Friday, March 31, 2017

All You Taught Me

Michigan, Sept 2016

A couple of years ago I went to visit my grandma. We had so many good conversations in her little room at my aunt and uncle's house in Walla Walla. In this one, she told me, "One day my heart is going to give out and I'll be gone just like that. And you will be fine."  And while at other times she was more anxious and afraid she would have a long painful death, this ended up being prophetic. And I keep reminding myself that all is well with my soul. I am fine. But I will miss her so.

My Grandma Bigger was not a playing grandma. My cousins and I can't remember her playing a game, and certainly not dolls. She had apparently been quite the athlete in her youth, playing basketball among other things, but by the time we came on the scene, she preferred reading, crocheting, embroidery, and watching television. She loved the quiet. She was an avid sports fan, climbing the stands to watch the Seahawks in her 90s, following the Seattle Mariners.

Mackinac Island Ferry, Sept 2016
She didn't force anything on anyone. So you had to ask her questions about her life, you had to ask her what she thought. And oh, then the gems that she produced.

When I called to her just a month ago, she thanked me so much for calling. I told her it always made me feel better to talk with her, that she helped me with life. She sounded like she had a catch in her throat. "It DOES?" She was incredulous. And it did. Every time. She gave me courage and perspective.

When I was feeling overwhelmed by potty-training my child, I shared that it was not going well. She encouraged me by saying she wished she hadn't been so hard on one of her children. Oh, she had so many regrets about how she had pushed him. "But I had to break the ice in the creek to wash his diapers," she added. Wow! That changed my perspective ENTIRELY. I also haven't complained about laundry ever since.

Mackinac Island with my dad, Sept 2016
She took the time to counsel me to "punish" less, telling me she wished she hadn't been so hard on her kids. She saw in me the need to have "control" and told me when she looked back, she didn't think she would have done any harm if she had punished less, and just loved them. (She wasn't at all opposed to discipline in the right frame of mind and for the right reasons.)

Once when I was hating my life in a gray, rainy, depressing climate and complained about it, she told me she had lived there too. And hated it just as much. It was there the Red Cross came to her door and told her they thought my grandpa was dying. She was a young mother and he was on a military base, in training to go fight World War II and had contracted pneumonia. She remembered they told her to find a neighbor to watch her child so she could go say "good-bye." My grandpa pulled through. I decided that my life was really NOT that bad. It was just weather.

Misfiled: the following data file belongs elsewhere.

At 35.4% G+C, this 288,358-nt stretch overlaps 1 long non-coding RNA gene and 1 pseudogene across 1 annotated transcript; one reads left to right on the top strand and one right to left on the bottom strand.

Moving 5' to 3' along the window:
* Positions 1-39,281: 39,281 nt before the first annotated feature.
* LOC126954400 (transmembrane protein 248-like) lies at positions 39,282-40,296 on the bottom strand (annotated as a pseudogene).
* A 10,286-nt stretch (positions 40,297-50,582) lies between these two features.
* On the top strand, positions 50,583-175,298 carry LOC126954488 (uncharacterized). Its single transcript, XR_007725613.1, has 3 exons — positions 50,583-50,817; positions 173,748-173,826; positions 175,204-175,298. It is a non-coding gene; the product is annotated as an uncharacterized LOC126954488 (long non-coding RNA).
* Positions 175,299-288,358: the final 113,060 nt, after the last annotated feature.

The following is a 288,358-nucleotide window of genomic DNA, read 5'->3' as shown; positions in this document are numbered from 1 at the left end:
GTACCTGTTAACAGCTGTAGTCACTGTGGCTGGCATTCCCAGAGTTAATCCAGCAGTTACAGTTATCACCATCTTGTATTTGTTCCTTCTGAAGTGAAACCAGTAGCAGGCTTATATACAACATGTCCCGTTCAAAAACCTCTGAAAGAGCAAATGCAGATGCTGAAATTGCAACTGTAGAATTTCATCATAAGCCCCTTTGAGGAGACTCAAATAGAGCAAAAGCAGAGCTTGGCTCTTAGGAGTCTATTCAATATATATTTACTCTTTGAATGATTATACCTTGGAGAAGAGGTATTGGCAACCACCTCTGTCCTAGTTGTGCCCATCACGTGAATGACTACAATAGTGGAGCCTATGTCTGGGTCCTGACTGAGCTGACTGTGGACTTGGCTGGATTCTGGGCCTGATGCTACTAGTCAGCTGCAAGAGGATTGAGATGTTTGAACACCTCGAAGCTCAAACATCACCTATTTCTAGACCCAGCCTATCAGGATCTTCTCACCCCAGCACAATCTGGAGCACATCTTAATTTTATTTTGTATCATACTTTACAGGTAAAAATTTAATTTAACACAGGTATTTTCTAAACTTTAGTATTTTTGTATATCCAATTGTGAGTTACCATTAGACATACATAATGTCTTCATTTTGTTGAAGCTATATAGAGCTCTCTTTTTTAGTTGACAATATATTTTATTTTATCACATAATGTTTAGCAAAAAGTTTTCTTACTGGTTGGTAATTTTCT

I asked her about what it was like to live through the Depression and she told me how her family spent one winter of the Depression living in a tent in the snow in Yakima, Washington. She only remembered eating the wild plums that grew at the edge of the field and said she didn't like plums to that day. That story helped me appreciate what I have never had to do without.

Once when I was preparing for a trip to Los Cabos, Mexico, I called her and asked her if she had been there. I knew she had been to Mexico, having seen pictures of boating trips off Mazatlan. She chuckled when I asked. "Oh yes, I was there twice." And then, what she would say to me often, "I really have had such an amazing life." And she did. And so do I. Getting to see the world, and even better, seeing it with someone you love, is amazing.
Cruising through the Panama Canal

As she grew older, I became more and more aware of her anxious nature and the courage it took for her to do many things. Every trip she took over the last ten years, she wasn't sure she could go on.  She was worried about so many things and yet, she bravely got on planes to Washington D.C., to Michigan, to Ireland. Over and over, she kept going. Even at the end, she got in the car and left "safe" to see something new. As my battles with anxiety escalated over the last few years, I have claimed her spirit time and time again. I have set foot on the plane, stood in the line, and boarded the train. When my nerves kick in, I have often had to remind myself, "If your 90-something grandmother can do this, you certainly can."

But the most important thing Grandma taught me was LOVE. When you married into the Bigger family, you became a Bigger. In-laws weren't outsiders; they were loved and cherished as beloved children, and grandchildren. All of their in-laws called them "Mom" and "Dad" and it wasn't forced. They were loved. 

She was a strong wife to my grandfather. She gave him structure and strength; he made her life fun and adventurous. She loved rules; he loved to bend those rules. But they loved and respected each other and created a legacy together. They modeled and promoted what they believed it. So no, they didn't push me on the swings or go down the slide. But I will never forget the time they took me to ice cream after observing me do something unselfish for others. I won't forget that they came to my baptism, my graduations, and applauded my hard work. I treasure a letter my grandmother penned to me on September 11, as soon as she learned I was far from my Virginia home and safe. And just a few weeks ago, she dialed my number to say thank you for her birthday flowers. It was our last call. She was grateful then. I will be grateful forever.

Garnet Clarice McCoy Bigger, March 4, 1921-March 22, 2017

1 comment:

Mike said...

Like like like.